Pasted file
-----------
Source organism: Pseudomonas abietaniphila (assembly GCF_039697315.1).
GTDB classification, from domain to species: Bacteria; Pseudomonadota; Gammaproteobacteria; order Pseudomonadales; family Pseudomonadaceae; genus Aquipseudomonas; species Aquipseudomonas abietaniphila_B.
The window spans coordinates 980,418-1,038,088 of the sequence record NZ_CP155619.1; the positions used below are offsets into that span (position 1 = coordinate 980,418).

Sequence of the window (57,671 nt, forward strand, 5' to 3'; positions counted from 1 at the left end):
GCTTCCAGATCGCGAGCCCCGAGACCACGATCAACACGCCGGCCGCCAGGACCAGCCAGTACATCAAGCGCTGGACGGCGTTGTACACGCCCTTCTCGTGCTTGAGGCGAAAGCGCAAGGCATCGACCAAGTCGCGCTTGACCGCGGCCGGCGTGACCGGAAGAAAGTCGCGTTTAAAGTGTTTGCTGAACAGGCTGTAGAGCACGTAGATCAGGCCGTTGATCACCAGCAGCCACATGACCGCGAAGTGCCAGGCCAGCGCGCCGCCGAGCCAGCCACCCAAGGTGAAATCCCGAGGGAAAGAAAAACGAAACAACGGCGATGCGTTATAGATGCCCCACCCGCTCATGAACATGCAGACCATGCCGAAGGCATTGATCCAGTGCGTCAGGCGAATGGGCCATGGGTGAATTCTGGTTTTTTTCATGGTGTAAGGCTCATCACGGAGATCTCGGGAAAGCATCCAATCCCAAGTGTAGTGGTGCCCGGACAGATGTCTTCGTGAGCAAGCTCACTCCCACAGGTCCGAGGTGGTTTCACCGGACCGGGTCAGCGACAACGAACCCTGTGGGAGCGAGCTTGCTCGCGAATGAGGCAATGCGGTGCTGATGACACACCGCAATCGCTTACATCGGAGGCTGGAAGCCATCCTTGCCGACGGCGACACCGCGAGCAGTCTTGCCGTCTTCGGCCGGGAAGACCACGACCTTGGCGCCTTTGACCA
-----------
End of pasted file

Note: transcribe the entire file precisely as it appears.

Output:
Source organism: Pseudomonas abietaniphila (assembly GCF_039697315.1).
GTDB classification, from domain to species: Bacteria; Pseudomonadota; Gammaproteobacteria; order Pseudomonadales; family Pseudomonadaceae; genus Aquipseudomonas; species Aquipseudomonas abietaniphila_B.
The window spans coordinates 980,418-1,038,088 of the sequence record NZ_CP155619.1; the positions used below are offsets into that span (position 1 = coordinate 980,418).

Sequence of the window (57,671 nt, forward strand, 5' to 3'; positions counted from 1 at the left end):
GCTTCCAGATCGCGAGCCCCGAGACCACGATCAACACGCCGGCCGCCAGGACCAGCCAGTACATCAAGCGCTGGACGGCGTTGTACACGCCCTTCTCGTGCTTGAGGCGAAAGCGCAAGGCATCGACCAAGTCGCGCTTGACCGCGGCCGGCGTGACCGGAAGAAAGTCGCGTTTAAAGTGTTTGCTGAACAGGCTGTAGAGCACGTAGATCAGGCCGTTGATCACCAGCAGCCACATGACCGCGAAGTGCCAGGCCAGCGCGCCGCCGAGCCAGCCACCCAAGGTGAAATCCCGAGGGAAAGAAAAACGAAACAACGGCGATGCGTTATAGATGCCCCACCCGCTCATGAACATGCAGACCATGCCGAAGGCATTGATCCAGTGCGTCAGGCGAATGGGCCATGGGTGAATTCTGGTTTTTTTCATGGTGTAAGGCTCATCACGGAGATCTCGGGAAAGCATCCAATCCCAAGTGTAGTGGTGCCCGGACAGATGTCTTCGTGAGCAAGCTCACTCCCACAGGTCCGAGGTGGTTTCACCGGACCGGGTCAGCGACAACGAACCCTGTGGGAGCGAGCTTGCTCGCGAATGAGGCAATGCGGTGCTGATGACACACCGCAATCGCTTACATCGGAGGCTGGAAGCCATCCTTGCCGACGGCGACACCGCGAGCAGTCTTGCCGTCTTCGGCCGGGAAGACCACGACCTTGGCGCCTTTGACCA